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Sunday, February 19, 2006

Chapatis and hummus

I had plans to do hummus and pita bread, but being the prepared person that I'm not, I forgot yeast. So, I've found a simple substitute for the pita, Chapatis bread - an Indian staple. The hummus recipe yields 3 times as much as you can buy in the average container for a fraction of the cost. I've added rosemary and extra garlic as a way to spice up the basic recipe, but you can flavor your hummus to your own preferences!

For the Chapatis you'll need...

2 cups chapati flour or ground whole wheat flour
1/2 tsp salt
3/4 cup of water

Place the flour and salt in a mixing bowl. Make a well in the middle and gradually stir in the water, mixing well with your fingers. Form a supple dough and knead for 7-10 minutes. Ideally, coverwith clear film and leave on one side for 15-20 minutes to rest.

Divide the dough into 8-10 equal parts. Roll out each portion in circle on a well-floured surface.

Place a heavy frying pan over high heat. When steam rises from it, lower the heat to medium and add the first chapati to the pan.

When the chapati begins to bubble turn it over. Press down with a clean dish towel or a flat spoon (I used a spatula) and turn once again. You might need to experiment a bit to get your bubbles to the desired golden brown.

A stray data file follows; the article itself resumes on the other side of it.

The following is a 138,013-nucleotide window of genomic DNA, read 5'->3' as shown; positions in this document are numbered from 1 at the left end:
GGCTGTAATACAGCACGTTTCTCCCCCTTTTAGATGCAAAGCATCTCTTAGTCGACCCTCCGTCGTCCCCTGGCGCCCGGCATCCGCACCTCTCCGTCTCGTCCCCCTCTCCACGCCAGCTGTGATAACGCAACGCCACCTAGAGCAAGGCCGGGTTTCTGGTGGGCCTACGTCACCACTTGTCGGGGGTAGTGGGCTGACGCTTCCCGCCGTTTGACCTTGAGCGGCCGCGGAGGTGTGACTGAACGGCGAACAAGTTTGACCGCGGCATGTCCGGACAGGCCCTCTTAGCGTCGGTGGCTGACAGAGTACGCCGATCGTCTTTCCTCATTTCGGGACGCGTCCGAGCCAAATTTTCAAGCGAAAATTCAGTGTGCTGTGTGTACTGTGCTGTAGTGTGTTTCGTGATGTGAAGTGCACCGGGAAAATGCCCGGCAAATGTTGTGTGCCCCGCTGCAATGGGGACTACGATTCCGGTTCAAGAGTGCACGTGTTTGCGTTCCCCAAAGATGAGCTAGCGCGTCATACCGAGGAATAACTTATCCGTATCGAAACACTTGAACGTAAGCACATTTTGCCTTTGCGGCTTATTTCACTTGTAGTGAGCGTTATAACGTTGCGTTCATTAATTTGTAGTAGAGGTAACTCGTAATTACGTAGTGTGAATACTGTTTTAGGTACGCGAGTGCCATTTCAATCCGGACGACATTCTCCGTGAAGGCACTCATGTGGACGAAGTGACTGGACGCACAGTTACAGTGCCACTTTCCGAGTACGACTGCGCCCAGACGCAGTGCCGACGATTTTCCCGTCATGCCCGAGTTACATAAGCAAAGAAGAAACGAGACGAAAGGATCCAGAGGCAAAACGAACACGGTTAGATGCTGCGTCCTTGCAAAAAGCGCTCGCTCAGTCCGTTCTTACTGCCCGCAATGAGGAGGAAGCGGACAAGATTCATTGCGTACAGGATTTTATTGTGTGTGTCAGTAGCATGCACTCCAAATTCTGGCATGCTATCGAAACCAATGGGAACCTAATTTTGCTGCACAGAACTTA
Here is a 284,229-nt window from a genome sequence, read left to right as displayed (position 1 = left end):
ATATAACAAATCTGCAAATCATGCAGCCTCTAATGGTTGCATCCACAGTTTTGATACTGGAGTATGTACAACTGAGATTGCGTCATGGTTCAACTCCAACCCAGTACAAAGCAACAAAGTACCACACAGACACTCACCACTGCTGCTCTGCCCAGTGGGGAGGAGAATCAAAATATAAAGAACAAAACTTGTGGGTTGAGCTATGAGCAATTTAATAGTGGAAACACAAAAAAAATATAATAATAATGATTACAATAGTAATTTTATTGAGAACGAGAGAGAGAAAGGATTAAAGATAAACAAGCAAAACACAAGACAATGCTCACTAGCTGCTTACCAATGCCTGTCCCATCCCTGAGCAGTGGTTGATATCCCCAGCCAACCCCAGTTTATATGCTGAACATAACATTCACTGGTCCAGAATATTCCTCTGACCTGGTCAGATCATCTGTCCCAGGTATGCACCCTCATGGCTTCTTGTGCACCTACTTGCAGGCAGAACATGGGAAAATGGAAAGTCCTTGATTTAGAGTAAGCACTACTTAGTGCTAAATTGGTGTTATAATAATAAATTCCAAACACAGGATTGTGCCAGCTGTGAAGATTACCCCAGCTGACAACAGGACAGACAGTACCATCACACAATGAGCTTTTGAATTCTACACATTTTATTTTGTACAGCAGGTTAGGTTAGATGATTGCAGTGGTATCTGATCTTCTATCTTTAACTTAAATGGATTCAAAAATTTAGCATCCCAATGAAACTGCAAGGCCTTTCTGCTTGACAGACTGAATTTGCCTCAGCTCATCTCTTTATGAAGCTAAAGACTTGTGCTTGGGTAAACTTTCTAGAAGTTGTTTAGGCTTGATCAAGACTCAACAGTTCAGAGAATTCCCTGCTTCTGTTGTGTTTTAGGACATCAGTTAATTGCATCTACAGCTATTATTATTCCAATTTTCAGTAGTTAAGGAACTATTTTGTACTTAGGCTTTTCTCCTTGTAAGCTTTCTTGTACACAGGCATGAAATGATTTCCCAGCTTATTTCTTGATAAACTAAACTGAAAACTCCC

Remove the cooked chapati from the pan and keep warm (piled up between two plates works, or foil and parchment paper) while you finish the rest.

For the hummus, you'll need...

3/4 cup dried chickpeas or two 14 ounce cans, well drained
juice of two lemons
2 (or more, to taste) garlic cloves
2 tablespoons olive oil
pinch of cayenne pepper
2/3 cup tahini paste
salt and ground black pepper (to taste)
extra olive oil and cayenne pepper for garnish

I've also included rosemary in my batch, though most fresh herbs would work. Parsley is a common seasoning and garnish as well.

If using dried chickpeas, put in a bowl with plenty of cold water and soak overnight. Drain and cover with fresh water in a saucepan. Bring to a boil and boil rapidly for 10 minutes. Reduce the heat and simmer gently for about 1 hour until soft. Drain.

If you're using canned chickpeas, skip all that. Drain and process the chickpeas in a food processor to a smooth puree. Add the lemon juice, garlic, olive oil, cayenne pepper and tahini and blend until creamy, scraping the mixture down from the sides of the bowl.

Season the puree with salt and pepper and transfer to a serving dish. Sprinkle with olive oil and cayenne pepper. Grab pile of warm chapatis and devour!


Momo said...


Molzee said...
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